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to see state-specific standards (only available in the US).
Use appropriate tools strategically. Mathematically proficient students consider the available tools when solving a mathematical problem. These tools might include pencil and paper, concrete models, a ruler, a protractor, a calculator, a spreadsheet, a computer algebra system, a statistical package, or dynamic geometry software. Proficient students are sufficiently familiar with tools appropriate for their grade or course to make sound decisions about when each of these tools might be helpful, recognizing both the insight to be gained and their limitations. For example, mathematically proficient high school students analyze graphs of functions and solutions generated using a graphing calculator. They detect possible errors by strategically using estimation and other mathematical knowledge. When making mathematical models, they know that technology can enable them to visualize the results of varying assumptions, explore consequences, and compare predictions with data. Mathematically proficient students at various grade levels are able to identify relevant external mathematical resources, such as digital content located on a website, and use them to pose or solve problems. They are able to use technological tools to explore and deepen their understanding of concepts.
Make sense of problems and persevere in solving them. Mathematically proficient students start by explaining to themselves the meaning of a problem and looking for entry points to its solution. They analyze givens, constraints, relationships, and goals. They make conjectures about the form and meaning of the solution and plan a solution pathway rather than simply jumping into a solution attempt. They consider analogous problems, and try special cases and simpler forms of the original problem in order to gain insight into its solution. They monitor and evaluate their progress and change course if necessary. Older students might, depending on the context of the problem, transform algebraic expressions or change the viewing window on their graphing calculator to get the information they need. Mathematically proficient students can explain correspondences between equations, verbal descriptions, tables, and graphs or draw diagrams of important features and relationships, graph data, and search for regularity or trends. Younger students might rely on using concrete objects or pictures to help conceptualize and solve a problem. Mathematically proficient students check their answers to problems using a different method, and they continually ask themselves, "Does this make sense?" They can understand the approaches of others to solving complex problems and identify correspondences between different approaches.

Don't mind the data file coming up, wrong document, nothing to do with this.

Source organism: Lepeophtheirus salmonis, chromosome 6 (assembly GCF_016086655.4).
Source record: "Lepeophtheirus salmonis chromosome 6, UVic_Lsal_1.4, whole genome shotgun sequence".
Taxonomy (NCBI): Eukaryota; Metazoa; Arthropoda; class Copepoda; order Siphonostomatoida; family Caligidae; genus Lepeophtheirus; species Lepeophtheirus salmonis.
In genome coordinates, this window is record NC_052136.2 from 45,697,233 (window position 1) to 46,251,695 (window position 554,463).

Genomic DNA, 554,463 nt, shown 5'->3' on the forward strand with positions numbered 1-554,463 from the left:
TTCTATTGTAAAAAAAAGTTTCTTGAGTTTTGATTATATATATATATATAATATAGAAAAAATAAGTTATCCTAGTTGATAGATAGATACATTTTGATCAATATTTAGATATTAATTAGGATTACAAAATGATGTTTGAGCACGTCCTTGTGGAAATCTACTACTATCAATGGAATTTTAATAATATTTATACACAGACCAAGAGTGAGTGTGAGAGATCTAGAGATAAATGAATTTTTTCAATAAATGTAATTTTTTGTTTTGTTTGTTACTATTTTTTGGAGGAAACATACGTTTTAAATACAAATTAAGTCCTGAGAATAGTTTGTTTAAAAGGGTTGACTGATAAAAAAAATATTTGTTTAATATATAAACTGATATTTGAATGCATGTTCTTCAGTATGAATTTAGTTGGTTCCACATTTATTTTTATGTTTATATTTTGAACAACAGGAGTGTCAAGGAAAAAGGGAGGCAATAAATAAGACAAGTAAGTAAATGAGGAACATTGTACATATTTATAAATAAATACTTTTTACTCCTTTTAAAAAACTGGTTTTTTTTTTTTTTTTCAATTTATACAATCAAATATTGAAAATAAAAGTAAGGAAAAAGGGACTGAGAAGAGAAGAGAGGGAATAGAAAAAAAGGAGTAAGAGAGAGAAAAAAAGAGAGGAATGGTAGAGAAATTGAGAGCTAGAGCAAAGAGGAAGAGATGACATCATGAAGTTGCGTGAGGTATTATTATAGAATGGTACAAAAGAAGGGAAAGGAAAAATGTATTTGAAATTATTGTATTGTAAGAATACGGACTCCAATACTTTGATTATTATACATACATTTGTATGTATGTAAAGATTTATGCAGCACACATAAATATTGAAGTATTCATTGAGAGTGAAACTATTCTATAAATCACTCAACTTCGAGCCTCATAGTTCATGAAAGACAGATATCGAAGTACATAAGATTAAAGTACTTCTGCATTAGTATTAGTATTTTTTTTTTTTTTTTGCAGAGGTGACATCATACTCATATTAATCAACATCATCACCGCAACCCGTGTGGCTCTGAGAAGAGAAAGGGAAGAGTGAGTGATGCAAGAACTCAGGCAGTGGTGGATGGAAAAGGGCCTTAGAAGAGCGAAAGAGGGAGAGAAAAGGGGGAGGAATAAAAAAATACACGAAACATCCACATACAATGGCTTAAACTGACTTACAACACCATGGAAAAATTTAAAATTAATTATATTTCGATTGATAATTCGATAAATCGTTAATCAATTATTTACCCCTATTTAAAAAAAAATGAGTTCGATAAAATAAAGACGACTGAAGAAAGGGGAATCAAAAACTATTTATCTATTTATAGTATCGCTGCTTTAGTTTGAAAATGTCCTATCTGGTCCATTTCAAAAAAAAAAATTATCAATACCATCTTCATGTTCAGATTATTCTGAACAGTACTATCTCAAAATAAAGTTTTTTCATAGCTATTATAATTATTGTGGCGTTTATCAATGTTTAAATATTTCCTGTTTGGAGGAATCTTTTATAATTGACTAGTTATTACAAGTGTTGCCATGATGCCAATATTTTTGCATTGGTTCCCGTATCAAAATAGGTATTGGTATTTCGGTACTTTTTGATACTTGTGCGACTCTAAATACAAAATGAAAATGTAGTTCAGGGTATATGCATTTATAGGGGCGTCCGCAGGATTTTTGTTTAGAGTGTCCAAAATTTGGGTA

Write routinely over extended time frames (time for reflection and revision) and shorter time frames (a single sitting or a day or two) for a range of discipline-specific tasks, purposes, and audiences.
Use technology, including the Internet, to produce, publish, and update individual or shared writing products, taking advantage of technology’s capacity to link to other information and to display information flexibly and dynamically.
Develop and strengthen writing as needed by planning, revising, editing, rewriting, or trying a new approach, focusing on addressing what is most significant for a specific purpose and audience.
Total Pages
148 pages
Answer Key
Does not apply
Teaching Duration
3 Weeks